SAVANNAH, Ga. (WTOC) - Former Columbus mayor and senate candidate Teresa Tomlinson made several stops in Southeast Georgia Thursday. She is one of three Democrats running to challenge incumbent US Senator David Perdue in November.
The May primary presents an interesting dynamic; Tomlinson campaigned for her opponents, Jon Ossoff and Sarah Riggs Amico, in previous races and now is running against them. She said her experience as Columbus mayor separates her from each of them this time though.
She recently wrapped up 8 years as Columbus mayor, becoming the first woman to do so in the city’s history.
“I’m the only one who’s ever won an election, and I’m the only one who’s ever served in elected office,” said Tomlinson. “I know what it means to expend the political capital, and unless you can speak with that kind of experience, you just cannot successfully defeat an incumbent.”
She is also the only one of the three living in South Georgia. She hopes that resonates with voters outside of Atlanta.
“Democrats and Republicans have segregated the state into Atlanta and 'other,’” Tomlinson said. “I am here with this campaign to bring us together, to weave it together.”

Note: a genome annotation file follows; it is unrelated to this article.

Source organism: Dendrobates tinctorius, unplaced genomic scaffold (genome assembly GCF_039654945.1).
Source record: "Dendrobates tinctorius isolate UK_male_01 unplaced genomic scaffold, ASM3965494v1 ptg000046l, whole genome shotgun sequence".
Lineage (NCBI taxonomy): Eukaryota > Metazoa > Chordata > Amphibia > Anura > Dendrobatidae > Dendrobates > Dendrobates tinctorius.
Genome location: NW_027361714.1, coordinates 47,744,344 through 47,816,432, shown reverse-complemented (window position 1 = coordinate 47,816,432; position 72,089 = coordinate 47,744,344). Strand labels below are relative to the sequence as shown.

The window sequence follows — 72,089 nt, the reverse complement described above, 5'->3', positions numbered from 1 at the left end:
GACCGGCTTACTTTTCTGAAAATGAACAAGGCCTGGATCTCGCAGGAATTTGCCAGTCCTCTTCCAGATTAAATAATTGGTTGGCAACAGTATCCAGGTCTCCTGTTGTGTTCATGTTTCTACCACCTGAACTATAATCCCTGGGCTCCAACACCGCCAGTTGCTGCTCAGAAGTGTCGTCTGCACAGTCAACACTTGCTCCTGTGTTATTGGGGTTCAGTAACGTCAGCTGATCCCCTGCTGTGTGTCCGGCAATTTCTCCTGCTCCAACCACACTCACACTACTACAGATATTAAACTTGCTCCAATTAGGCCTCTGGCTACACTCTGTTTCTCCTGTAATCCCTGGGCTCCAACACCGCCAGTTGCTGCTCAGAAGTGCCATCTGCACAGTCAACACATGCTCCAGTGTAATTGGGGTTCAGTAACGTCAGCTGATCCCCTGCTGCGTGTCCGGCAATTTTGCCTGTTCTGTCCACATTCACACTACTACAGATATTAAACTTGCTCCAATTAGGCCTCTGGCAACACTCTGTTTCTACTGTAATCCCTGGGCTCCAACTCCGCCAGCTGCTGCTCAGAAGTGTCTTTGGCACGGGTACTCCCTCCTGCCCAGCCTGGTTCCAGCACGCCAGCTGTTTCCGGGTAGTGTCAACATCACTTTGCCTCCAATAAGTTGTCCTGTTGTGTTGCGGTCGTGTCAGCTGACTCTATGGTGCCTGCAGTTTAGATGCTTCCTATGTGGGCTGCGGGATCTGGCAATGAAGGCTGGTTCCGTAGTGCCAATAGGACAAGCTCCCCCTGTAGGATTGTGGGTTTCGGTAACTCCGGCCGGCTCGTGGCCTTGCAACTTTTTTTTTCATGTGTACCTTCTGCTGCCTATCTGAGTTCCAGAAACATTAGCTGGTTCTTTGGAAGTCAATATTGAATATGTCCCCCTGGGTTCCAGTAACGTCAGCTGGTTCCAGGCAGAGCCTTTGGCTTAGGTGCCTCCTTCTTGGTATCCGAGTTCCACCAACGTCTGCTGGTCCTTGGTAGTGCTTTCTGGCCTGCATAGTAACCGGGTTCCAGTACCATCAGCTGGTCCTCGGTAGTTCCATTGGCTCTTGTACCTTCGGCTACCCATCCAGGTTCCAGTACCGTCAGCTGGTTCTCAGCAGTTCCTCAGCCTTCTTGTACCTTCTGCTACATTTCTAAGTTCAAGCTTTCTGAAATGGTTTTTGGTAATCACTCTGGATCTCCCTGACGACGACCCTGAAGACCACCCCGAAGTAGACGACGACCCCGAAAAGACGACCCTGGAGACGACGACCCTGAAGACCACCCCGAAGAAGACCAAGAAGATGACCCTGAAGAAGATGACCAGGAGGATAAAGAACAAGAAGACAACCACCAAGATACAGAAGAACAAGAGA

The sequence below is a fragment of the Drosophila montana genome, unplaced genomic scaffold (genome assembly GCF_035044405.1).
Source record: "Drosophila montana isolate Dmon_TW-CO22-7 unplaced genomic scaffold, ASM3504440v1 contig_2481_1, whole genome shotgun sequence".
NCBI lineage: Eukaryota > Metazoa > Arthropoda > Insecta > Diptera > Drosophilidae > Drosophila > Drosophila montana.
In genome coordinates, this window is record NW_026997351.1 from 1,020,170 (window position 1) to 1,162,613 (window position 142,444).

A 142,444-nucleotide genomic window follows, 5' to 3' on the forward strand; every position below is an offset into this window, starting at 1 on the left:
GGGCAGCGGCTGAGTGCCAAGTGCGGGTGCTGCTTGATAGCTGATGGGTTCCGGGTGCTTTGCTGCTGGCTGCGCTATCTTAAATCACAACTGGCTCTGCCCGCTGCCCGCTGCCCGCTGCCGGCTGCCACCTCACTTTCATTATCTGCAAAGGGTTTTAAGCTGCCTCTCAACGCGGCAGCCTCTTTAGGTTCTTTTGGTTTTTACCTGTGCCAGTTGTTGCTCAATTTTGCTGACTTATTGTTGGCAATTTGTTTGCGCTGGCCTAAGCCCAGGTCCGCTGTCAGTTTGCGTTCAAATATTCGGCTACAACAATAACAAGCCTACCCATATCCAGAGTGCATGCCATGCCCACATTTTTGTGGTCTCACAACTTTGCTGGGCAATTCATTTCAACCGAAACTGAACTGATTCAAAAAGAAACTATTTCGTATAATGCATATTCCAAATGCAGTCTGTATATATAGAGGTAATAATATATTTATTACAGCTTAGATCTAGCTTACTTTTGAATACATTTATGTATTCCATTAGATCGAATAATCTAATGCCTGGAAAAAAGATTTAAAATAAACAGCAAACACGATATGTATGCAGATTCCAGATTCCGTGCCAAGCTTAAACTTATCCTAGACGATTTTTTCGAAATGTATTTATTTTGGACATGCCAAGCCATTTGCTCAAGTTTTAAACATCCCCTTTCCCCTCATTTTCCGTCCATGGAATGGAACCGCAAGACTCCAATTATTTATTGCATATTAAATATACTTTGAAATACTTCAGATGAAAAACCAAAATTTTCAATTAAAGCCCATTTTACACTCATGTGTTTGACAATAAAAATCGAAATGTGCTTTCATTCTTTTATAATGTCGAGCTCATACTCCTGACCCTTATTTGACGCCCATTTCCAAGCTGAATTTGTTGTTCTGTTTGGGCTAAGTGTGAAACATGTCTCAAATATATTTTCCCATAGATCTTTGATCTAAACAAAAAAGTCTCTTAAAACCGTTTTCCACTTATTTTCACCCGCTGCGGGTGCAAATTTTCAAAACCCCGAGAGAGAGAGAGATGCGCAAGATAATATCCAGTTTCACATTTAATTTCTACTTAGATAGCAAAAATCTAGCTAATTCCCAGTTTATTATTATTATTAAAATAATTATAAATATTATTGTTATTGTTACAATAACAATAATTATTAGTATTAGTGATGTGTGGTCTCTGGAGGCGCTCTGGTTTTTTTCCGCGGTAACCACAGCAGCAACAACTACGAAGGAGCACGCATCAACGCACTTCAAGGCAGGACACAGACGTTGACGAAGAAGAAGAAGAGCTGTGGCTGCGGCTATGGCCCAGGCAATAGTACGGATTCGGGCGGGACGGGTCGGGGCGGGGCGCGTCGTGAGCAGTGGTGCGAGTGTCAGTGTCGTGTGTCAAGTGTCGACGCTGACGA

On the issues, like her competitors, Tomlinson supports an expansion of Medicare. However, she does not want to eliminate private insurance.
“We also have some 162 million people in the US who have private insurance and many of those are quite happy with it,” Tomlinson said. “If they aren’t, then they can get Medicare on the exchange once we put it on the exchange.”
The former mayor pushed back on the President’s suggestion Democrats favor open borders. She does support allowing DACA recipients to become citizens. WTOC asked her how she would fare against attacks from the most powerful man in the world should she win May’s primary.
“I assure you this: Donald Trump’s propaganda will not affect me,” Tomlinson said. “The truth will win in the end.”
Tomlinson’s latest campaign finance filing shows she’s raised over $1.4 million through individual contributions. Like her opponents, she pledged to not take corporate PAC money.
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